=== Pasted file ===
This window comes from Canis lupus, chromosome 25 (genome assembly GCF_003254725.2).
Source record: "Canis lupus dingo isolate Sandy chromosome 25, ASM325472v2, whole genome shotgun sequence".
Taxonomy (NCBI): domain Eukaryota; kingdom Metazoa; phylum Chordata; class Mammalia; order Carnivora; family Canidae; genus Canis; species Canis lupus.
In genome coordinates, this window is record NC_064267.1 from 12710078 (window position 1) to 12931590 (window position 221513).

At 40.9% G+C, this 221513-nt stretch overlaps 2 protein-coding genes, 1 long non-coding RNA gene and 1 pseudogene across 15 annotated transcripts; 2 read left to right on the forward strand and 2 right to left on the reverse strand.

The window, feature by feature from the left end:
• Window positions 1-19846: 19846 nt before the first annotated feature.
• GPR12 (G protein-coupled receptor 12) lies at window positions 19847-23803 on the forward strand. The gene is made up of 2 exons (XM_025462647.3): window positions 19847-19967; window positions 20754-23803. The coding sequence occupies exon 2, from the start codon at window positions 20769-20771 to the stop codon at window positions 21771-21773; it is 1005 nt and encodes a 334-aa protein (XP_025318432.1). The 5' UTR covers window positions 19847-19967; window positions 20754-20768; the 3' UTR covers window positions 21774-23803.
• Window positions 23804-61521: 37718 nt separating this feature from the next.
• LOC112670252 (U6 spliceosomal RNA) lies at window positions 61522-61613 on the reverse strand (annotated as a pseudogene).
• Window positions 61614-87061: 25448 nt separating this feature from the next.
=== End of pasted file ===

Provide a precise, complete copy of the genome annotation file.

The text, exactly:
This window comes from Canis lupus, chromosome 25 (genome assembly GCF_003254725.2).
Source record: "Canis lupus dingo isolate Sandy chromosome 25, ASM325472v2, whole genome shotgun sequence".
Taxonomy (NCBI): domain Eukaryota; kingdom Metazoa; phylum Chordata; class Mammalia; order Carnivora; family Canidae; genus Canis; species Canis lupus.
In genome coordinates, this window is record NC_064267.1 from 12710078 (window position 1) to 12931590 (window position 221513).

At 40.9% G+C, this 221513-nt stretch overlaps 2 protein-coding genes, 1 long non-coding RNA gene and 1 pseudogene across 15 annotated transcripts; 2 read left to right on the forward strand and 2 right to left on the reverse strand.

The window, feature by feature from the left end:
• Window positions 1-19846: 19846 nt before the first annotated feature.
• GPR12 (G protein-coupled receptor 12) lies at window positions 19847-23803 on the forward strand. The gene is made up of 2 exons (XM_025462647.3): window positions 19847-19967; window positions 20754-23803. The coding sequence occupies exon 2, from the start codon at window positions 20769-20771 to the stop codon at window positions 21771-21773; it is 1005 nt and encodes a 334-aa protein (XP_025318432.1). The 5' UTR covers window positions 19847-19967; window positions 20754-20768; the 3' UTR covers window positions 21774-23803.
• Window positions 23804-61521: 37718 nt separating this feature from the next.
• LOC112670252 (U6 spliceosomal RNA) lies at window positions 61522-61613 on the reverse strand (annotated as a pseudogene).
• Window positions 61614-87061: 25448 nt separating this feature from the next.